OP-ED | Property Tax Armageddon Comes for Connecticut
Posted to: Analysis, Congress, Consumer Protection, Town News, Housing, Opinion, Taxes, White House, Real Estate
Rejoice, it’s tax week! Unfortunately if you live in Connecticut or another state that’s heavily dependent on property taxes you might find yourself socked with a much, much larger bill next year — or even this year. Just another benefit of living here in the Happiest Place on Earth.
An article in The Atlantic’s CityLab sums it up: once again, we’re screwed. The culprit this time around is the new tax law passed by Congress in late 2017: specifically, the cap on deductions for state and local taxes. “In states with high local and state taxes … the new dispensation could lead to stagnant property values,” writes CityLab’s Kriston Capps. “That, in turn, affects property tax receipts. And Connecticut relies on property taxes like almost no other state.”
Hoo boy, is that ever true. We’re a state of 169 fractious, pea-sized municipalities, each of which is almost completely reliant on property taxes to fund their governments. Any other monies towns bring in comes from the state or from fees, not taxes.
This could have several effects, all of them horrible. Homeowners with more expensive properties could be hit with much, much larger tax bills than they’d seen before because they wouldn’t be able to deduct all of their state and local taxes. The new tax law caps deductions for state and local taxes at $10,000 — so if you owe more than this in property taxes, you’ll feel it.
For those trying to pre-pay next year’s taxes, the changes are already hitting hard. A colleague from West Hartford found herself bumped up a tax bracket, but because of the deduction cap she was hit with an unexpected $13,000 tax bill. She’s talking about selling her house and moving, and she isn’t the only one.
If property taxes are going to be an albatross after a certain level of wealth, people may decide they don’t need to get that fancy new home after all. That has a domino effect: fewer homes will be sold down the line, and so property values will stagnate. Towns will bring in much less money and be forced to cut services or raise taxes, lather rinse repeat. Capps helpfully calls that a “death spiral.”
The third thing that could happen is yet another race for the exits. If state and local taxes are eating wealth, people are going to up stakes and head south or west. It’s already happening: that’s part of why the state’s finances are in such disastrous shape. Revenue projections have been consistently falling short — and where do we think that money’s going? I’ll tell you: Florida.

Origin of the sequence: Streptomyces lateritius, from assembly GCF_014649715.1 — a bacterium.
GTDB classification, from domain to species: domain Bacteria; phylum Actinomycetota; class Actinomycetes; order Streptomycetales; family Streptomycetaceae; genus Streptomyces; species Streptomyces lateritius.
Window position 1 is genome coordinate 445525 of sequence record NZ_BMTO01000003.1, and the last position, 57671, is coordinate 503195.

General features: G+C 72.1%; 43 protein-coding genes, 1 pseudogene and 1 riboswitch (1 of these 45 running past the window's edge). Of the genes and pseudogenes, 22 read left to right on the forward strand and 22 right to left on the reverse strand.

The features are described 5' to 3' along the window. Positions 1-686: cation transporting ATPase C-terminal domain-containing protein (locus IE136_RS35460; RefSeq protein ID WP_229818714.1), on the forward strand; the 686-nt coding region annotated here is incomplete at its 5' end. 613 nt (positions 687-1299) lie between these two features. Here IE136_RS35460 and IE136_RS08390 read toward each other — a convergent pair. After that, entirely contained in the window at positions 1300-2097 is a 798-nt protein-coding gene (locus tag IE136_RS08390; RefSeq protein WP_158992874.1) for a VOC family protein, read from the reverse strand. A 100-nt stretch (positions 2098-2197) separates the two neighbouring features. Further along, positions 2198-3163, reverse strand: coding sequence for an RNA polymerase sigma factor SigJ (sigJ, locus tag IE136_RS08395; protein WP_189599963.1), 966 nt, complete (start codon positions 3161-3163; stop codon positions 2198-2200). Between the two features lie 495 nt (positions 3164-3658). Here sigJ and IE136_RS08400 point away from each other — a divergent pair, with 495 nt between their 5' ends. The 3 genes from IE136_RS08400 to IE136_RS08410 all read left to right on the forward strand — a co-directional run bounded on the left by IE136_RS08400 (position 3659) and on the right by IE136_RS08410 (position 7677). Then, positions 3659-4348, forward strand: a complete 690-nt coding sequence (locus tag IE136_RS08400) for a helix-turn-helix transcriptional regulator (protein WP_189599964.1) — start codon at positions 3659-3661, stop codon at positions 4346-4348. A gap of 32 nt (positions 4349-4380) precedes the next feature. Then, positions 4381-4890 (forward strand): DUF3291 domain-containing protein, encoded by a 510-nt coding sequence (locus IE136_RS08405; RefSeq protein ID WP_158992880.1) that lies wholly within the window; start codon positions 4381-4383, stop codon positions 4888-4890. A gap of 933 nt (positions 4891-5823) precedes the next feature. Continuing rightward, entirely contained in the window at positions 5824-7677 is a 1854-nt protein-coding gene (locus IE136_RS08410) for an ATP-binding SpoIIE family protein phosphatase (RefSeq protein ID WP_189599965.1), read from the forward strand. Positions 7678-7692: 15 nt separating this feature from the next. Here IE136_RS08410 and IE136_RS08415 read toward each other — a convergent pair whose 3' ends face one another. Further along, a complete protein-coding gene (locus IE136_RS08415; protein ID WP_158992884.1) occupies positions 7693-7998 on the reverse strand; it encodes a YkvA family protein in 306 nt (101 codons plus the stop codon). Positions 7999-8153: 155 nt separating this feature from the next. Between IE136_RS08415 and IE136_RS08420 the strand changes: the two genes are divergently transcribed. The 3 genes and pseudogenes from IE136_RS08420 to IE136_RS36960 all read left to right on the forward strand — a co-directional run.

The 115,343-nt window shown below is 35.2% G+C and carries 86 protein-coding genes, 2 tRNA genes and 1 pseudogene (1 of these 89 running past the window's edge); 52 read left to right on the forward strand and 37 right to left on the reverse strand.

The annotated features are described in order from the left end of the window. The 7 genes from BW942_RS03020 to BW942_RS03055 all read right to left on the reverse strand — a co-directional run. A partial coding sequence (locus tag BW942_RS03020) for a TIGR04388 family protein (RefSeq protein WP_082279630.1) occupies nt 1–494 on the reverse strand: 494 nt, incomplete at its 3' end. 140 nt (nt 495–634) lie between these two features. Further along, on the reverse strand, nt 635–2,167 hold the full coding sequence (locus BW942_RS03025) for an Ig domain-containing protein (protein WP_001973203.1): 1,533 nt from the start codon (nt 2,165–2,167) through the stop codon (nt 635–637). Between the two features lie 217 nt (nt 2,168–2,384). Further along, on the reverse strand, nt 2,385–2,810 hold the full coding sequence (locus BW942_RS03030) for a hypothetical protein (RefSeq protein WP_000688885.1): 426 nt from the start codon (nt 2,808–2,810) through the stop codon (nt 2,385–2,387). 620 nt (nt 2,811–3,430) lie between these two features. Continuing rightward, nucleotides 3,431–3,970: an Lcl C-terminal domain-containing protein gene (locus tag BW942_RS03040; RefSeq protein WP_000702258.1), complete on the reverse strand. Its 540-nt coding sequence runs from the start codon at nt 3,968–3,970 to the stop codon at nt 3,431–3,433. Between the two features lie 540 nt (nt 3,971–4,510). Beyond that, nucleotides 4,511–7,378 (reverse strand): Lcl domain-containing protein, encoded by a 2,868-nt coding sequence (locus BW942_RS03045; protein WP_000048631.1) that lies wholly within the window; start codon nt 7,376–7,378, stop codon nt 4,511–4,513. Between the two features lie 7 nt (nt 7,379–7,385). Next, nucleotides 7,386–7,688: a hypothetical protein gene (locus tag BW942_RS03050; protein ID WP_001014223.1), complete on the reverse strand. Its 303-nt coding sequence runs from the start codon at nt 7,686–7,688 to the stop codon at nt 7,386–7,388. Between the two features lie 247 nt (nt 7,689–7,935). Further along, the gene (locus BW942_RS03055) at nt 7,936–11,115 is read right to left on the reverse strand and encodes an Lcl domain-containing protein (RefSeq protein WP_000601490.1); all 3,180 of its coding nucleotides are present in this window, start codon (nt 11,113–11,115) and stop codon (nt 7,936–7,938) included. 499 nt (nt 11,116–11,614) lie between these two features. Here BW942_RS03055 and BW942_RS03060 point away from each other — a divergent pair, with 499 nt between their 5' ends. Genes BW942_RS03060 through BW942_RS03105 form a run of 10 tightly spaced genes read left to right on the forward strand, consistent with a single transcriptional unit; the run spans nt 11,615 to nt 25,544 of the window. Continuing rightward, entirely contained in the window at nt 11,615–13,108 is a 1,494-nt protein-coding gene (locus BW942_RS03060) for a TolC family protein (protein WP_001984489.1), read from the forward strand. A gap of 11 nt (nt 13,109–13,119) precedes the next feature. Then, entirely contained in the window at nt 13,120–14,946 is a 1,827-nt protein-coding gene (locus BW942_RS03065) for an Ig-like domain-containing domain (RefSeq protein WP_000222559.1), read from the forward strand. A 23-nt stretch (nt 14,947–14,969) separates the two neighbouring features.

It’s not just the rich who will leave, though. Less money in state and local coffers means fewer services, including the sorts of things the young professionals we desperately need are looking for, such as better public transit. They won’t stay — or they won’t come at all. So yeah, that sounds like a death spiral to me. Thanks, Trump.
What do we do about it? I don’t actually know.
I mean, we could do some radical things like abolishing any town under 10,000 residents, or merging the cities with all of their surrounding suburbs. We could let cities charge hotel taxes and local sales and restaurant taxes, too.
We could also stop funding state employee pensions and let the debt (and lawsuits) pile up, or we could close some prisons, courthouses, and maybe a state university or two. We could cut taxes and pray like heck that it somehow jumpstarts our economy enough that we can pay for next year (it won’t). We could put tolls on the highways and charge everyone ten bucks to drive on I-95, too, which actually sounds pretty good.
But even if we do those things it feels like we’re still fighting just to keep our heads above water. Whenever it seems like we make some progress, deficits roll inexorably in like the tide. Our constantly gloomy outlook just makes everything that much worse.
I was up at a concert in Northampton, MA, a few weeks back and one of the singers, Dar Williams, talked about how places have self-esteem. She spoke about how great the Pioneer Valley was, how everyone has this civic spirit and this wonderful sense that they could change things. Everyone cheered, and I could feel how proud they were of their home.
When was the last time any of us felt that way about Connecticut?
I have to believe there’s a better future out there for us, but we have to want to get there. If we don’t, we’ll never find the will to solve our problems. Why would anybody save a place they’ve already given up on?
Susan Bigelow is an award-winning columnist and the founder of CTLocalPolitics. She lives in Enfield with her wife and their cats.
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